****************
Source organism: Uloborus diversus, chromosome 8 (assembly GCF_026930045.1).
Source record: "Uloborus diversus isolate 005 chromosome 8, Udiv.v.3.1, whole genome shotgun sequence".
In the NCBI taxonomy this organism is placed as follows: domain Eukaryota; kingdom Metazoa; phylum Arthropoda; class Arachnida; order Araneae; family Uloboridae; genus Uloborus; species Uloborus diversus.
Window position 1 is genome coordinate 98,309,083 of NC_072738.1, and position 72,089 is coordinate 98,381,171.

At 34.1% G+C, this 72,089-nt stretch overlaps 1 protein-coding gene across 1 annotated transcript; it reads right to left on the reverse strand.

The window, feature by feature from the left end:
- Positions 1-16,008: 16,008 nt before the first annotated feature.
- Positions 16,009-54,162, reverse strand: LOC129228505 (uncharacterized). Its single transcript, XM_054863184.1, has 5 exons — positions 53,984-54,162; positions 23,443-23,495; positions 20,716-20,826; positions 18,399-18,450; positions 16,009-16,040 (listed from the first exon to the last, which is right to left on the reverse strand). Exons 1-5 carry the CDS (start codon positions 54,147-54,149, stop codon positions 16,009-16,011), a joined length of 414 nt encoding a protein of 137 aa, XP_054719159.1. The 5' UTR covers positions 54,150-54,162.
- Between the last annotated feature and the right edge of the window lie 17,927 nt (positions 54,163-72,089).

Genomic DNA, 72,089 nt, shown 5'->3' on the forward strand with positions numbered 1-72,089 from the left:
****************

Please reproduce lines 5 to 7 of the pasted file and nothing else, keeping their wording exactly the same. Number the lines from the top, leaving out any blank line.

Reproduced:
At 34.1% G+C, this 72,089-nt stretch overlaps 1 protein-coding gene across 1 annotated transcript; it reads right to left on the reverse strand.

The window, feature by feature from the left end:
- Positions 1-16,008: 16,008 nt before the first annotated feature.